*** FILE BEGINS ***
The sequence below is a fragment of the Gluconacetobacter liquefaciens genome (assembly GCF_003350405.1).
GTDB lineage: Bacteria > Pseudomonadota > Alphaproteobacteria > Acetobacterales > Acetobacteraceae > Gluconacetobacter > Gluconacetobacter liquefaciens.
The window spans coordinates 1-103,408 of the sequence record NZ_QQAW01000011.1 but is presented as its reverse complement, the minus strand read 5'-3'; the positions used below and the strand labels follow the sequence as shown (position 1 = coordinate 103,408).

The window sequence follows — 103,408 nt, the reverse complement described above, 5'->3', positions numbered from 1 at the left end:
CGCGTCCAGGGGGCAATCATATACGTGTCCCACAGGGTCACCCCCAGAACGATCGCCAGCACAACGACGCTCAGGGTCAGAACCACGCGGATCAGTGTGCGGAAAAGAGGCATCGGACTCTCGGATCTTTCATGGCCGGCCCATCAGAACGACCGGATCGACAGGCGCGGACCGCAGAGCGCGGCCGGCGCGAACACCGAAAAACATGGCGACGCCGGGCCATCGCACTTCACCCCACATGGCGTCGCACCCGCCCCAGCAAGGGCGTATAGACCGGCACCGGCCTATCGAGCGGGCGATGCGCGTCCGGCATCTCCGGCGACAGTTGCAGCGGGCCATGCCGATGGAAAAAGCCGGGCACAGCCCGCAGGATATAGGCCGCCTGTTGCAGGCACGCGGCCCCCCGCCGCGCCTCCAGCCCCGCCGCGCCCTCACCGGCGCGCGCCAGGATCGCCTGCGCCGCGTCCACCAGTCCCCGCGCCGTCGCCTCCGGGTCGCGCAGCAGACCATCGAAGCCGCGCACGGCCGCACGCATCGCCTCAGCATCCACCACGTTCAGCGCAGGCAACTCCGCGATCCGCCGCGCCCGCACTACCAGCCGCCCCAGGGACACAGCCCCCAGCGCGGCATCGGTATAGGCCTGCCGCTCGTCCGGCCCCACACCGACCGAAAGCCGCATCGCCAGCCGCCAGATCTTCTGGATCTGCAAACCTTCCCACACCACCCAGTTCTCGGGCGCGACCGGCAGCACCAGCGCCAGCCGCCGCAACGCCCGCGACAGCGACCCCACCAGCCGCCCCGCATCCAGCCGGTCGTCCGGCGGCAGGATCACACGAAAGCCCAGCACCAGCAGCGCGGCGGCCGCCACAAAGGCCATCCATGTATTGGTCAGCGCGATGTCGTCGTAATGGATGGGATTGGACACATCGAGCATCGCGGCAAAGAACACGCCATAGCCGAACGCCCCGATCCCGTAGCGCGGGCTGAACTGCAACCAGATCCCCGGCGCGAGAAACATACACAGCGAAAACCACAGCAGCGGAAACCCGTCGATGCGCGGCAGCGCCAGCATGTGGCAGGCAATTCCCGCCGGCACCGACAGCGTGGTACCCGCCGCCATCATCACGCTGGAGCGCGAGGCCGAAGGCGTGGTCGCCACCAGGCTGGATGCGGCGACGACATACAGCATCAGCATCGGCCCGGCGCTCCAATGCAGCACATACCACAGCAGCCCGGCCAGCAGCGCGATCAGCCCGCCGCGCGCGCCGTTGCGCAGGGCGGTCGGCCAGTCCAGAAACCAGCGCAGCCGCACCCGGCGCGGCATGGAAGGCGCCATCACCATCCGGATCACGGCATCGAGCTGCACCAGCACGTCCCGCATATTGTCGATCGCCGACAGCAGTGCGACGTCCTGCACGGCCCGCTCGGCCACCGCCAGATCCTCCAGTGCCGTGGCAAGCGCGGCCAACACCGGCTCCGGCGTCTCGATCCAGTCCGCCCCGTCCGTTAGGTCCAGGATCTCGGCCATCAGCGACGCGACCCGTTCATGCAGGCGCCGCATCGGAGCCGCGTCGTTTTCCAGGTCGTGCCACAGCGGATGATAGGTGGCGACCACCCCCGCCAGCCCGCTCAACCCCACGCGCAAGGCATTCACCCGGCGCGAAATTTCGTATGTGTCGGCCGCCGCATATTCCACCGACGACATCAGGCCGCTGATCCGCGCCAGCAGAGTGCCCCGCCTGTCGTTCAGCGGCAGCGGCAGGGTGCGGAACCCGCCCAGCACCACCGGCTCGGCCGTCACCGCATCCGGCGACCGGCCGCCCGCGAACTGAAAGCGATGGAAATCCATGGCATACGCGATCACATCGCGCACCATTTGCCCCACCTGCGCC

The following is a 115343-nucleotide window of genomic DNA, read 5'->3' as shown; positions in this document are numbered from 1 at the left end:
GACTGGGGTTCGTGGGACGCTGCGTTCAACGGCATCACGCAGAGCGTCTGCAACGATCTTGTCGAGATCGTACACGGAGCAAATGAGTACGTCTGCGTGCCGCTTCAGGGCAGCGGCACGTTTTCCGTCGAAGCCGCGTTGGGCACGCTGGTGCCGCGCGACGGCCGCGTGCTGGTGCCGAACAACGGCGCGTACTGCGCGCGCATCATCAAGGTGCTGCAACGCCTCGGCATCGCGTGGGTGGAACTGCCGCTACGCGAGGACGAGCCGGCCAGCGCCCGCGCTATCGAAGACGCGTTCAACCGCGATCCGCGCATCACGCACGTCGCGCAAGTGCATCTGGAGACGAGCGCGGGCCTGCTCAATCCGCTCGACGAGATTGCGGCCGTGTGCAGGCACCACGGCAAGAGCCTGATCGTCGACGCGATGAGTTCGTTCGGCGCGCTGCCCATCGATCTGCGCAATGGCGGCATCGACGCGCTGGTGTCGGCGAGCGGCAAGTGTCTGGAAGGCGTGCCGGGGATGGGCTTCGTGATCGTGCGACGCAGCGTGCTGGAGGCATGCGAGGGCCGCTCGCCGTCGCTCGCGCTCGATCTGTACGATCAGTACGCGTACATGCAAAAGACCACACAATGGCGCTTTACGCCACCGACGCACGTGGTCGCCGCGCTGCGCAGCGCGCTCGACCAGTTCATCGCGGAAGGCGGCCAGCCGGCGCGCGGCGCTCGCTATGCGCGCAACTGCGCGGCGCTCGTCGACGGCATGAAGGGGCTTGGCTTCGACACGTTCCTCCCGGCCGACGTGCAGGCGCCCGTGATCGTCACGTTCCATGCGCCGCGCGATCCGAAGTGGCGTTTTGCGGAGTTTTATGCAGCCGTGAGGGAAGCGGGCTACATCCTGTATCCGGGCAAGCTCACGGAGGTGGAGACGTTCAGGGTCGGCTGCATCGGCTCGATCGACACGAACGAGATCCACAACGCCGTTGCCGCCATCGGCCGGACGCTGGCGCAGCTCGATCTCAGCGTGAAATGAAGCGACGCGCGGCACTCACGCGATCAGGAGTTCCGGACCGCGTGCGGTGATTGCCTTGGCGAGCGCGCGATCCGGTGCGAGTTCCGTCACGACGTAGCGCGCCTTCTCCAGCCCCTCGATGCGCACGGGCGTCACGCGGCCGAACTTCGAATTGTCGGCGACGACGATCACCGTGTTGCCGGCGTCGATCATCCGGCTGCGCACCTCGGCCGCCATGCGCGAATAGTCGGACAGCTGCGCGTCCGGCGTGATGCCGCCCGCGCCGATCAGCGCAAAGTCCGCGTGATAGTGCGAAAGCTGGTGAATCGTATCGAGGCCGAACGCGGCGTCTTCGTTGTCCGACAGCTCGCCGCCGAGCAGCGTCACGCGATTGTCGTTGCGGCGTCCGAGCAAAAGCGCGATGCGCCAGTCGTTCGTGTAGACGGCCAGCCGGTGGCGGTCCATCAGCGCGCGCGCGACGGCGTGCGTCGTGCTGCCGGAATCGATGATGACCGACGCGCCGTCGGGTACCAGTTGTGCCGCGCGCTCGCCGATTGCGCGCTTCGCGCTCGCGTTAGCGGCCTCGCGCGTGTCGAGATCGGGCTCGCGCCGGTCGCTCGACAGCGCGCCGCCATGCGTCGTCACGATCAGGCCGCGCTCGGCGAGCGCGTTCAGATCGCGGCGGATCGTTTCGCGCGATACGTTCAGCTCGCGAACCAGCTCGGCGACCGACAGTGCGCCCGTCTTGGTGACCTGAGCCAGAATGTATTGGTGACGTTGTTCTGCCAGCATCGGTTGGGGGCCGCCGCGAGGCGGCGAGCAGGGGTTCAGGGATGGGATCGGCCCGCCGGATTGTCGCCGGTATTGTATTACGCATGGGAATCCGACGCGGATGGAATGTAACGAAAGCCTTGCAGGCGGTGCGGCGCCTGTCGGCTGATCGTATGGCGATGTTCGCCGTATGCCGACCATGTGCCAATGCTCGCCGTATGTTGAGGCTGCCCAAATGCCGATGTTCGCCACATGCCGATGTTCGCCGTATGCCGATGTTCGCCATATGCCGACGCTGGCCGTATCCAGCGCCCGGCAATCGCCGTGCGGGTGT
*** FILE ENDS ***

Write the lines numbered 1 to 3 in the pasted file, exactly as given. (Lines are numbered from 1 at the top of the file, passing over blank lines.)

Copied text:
The sequence below is a fragment of the Gluconacetobacter liquefaciens genome (assembly GCF_003350405.1).
GTDB lineage: Bacteria > Pseudomonadota > Alphaproteobacteria > Acetobacterales > Acetobacteraceae > Gluconacetobacter > Gluconacetobacter liquefaciens.
The window spans coordinates 1-103,408 of the sequence record NZ_QQAW01000011.1 but is presented as its reverse complement, the minus strand read 5'-3'; the positions used below and the strand labels follow the sequence as shown (position 1 = coordinate 103,408).